Despite leaving Facebook, Twitter and LinkedIn I’ll still be burning the midnight oil on computers… after all, it’s hard to avoid when you’re fixing Windows PCs for a living. But those hours are almost exclusively spent on emailing clients, invoicing, finances, deposits, taxes, browsing endless PC news articles and self-education to stay fluid… all of the enjoyable aspects of being your own boss. I still have a random thought on occasion of logging on to my YouTube channel but never get around to it… maybe someday I will. Until then I think I’ll be focusing more on trying to be a better husband and father than wasting my life away on social networks; I thank Deborah Golden Alecson for inspiring me to quit!

Arthur Dellea
Alford



8 Comments   Add Comment

  1. Steve Farina says:

    Thanks for sharing this, Arthur.

  2. susan says:

    The final nerve in my head snapped over social media about a month before Deborah’s story was published. After scrolling through the usual someone-I-knew-from-high-school forty years ago’s grandaughter’s selfies, food pictures, location check ins etc and then arriving five minutes late for work – I felt a little sick to my stomach thinking about all the hours (turned into years) I’d utterly wasted – given over to social media . My skin crawled realizing how I’d lost my originality. I felt sad when it dawned on me for the very first time that I’d read maybe two books a year in the last decade versus two books a week for most of my life prior to social media, in particular facebook. I thought of all the times I’d “deactivated” facebook in a self-righteous huff, only to “go back” a week later. Yuck. Now several weeks later – I am not keeping track – this is how I feel: mental clarity, renewed interest in just about every second of the day; a lightness of being – total exhilaration. Remember the scene from The Wizard of Oz where black and white turns to color? The veil has been lifted from my eyes and I feel like I managed to escape a terrible prison of the mind. I literally breathe sighs of relief when I think about this huge personal modern day victory. I vote just do it!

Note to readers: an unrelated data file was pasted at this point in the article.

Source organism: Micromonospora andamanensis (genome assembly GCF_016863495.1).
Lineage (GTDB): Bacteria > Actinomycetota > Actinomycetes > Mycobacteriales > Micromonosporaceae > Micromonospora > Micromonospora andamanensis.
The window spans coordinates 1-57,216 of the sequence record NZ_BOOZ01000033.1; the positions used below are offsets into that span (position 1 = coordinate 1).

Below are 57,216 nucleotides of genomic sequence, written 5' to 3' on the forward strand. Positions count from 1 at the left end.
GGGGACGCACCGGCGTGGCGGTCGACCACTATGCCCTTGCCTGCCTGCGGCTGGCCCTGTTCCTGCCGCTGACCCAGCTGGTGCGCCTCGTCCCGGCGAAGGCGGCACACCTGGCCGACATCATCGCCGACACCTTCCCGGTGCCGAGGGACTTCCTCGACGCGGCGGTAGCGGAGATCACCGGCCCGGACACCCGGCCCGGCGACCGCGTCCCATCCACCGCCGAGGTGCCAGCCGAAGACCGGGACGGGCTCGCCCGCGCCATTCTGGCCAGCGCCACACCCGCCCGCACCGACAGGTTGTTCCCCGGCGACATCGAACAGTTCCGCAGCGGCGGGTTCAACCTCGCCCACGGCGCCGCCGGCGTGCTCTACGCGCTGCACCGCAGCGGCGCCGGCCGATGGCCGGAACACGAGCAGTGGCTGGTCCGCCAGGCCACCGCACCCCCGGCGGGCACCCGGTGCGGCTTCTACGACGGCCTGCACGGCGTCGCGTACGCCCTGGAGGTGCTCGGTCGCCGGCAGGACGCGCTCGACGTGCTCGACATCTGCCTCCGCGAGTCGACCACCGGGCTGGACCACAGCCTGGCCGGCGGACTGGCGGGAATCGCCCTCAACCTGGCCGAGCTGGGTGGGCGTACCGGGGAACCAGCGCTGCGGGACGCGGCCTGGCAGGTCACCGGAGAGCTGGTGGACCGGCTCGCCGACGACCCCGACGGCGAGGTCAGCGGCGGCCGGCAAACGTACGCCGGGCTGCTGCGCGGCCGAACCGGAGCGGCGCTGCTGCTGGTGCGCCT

1. Arthur Dellea says:

      Thank you Susan. My wife and I dumped satellite television about a decade ago or so in favor of streaming internet videos on demand through YouTube and Amazon Prime. We are very selective about what we watch ourselves and what we let our children watch, and I can’t tell you how refreshing it is to not be sucked into the endless hours of reality TV and other senseless programming out there! This also gives you the power to filter out media hype and worthless entertainment news etc. Filtering the content you take in is freedom in itself!

  3. Tom says:

    All valid points. However, many people use social media for valid reasons. They use it to promote their business, community group, charity, keeping track of what the family and REAL world friends in far off places are up to etc. Like ‘real-world’ interaction, it requires restraint and good manners. If ANYTHING becomes a ‘huge waste of time’, it’s time to step back and think about it.

    1. Arthur Dellea says:

      Thank you Tom, and I couldn’t agree with you more, however I have found recently that trying to follow real world friends and to conduct business online via social networks nowadays it’s little different than one trying to scream hello to a friend on the opposite side of a love concert. Social media is full of way too much noise and too many distractions for people to actually be productive, whereas direct emails and even texting allow for direct one to one productive e-conversations. It’s a fact that social networks are designed to be distracting, that is after all what keeps most people hooked on using them.

  4. Arthur Dellea says:

    Thank you Tom, and I couldn’t agree with you more, however I have found recently that trying to follow real world friends and to conduct business online via social networks nowadays is little different than one trying to scream hello to a friend on the opposite side of a live concert. Social media is full of way too much noise and too many distractions for people to actually be productive, whereas direct emails and even texting allow for direct one to one productive e-conversations. It’s a fact that social networks are designed to be distracting, that is after all what keeps most people hooked on using them.

  5. John Breasted says:

    Thank you for this letter, Arthur. Clearly and well expressed.

  6. Matt says:

    This article is sadly very truthful, Arthur.
    If you are struggling with social media, I’ve heard of a new app coming out that lets you see only the things that are important, without having to create an account.
    It’s called MyFeed, and their website is http://www.myfeed.life. I’m not sure if their app is out yet, though. I’ll definitely be checking it out, since I’m tired of browsing my feed for hours, feeling as though I’m wasting my time.
    Curious to hear what you think about it, Arthur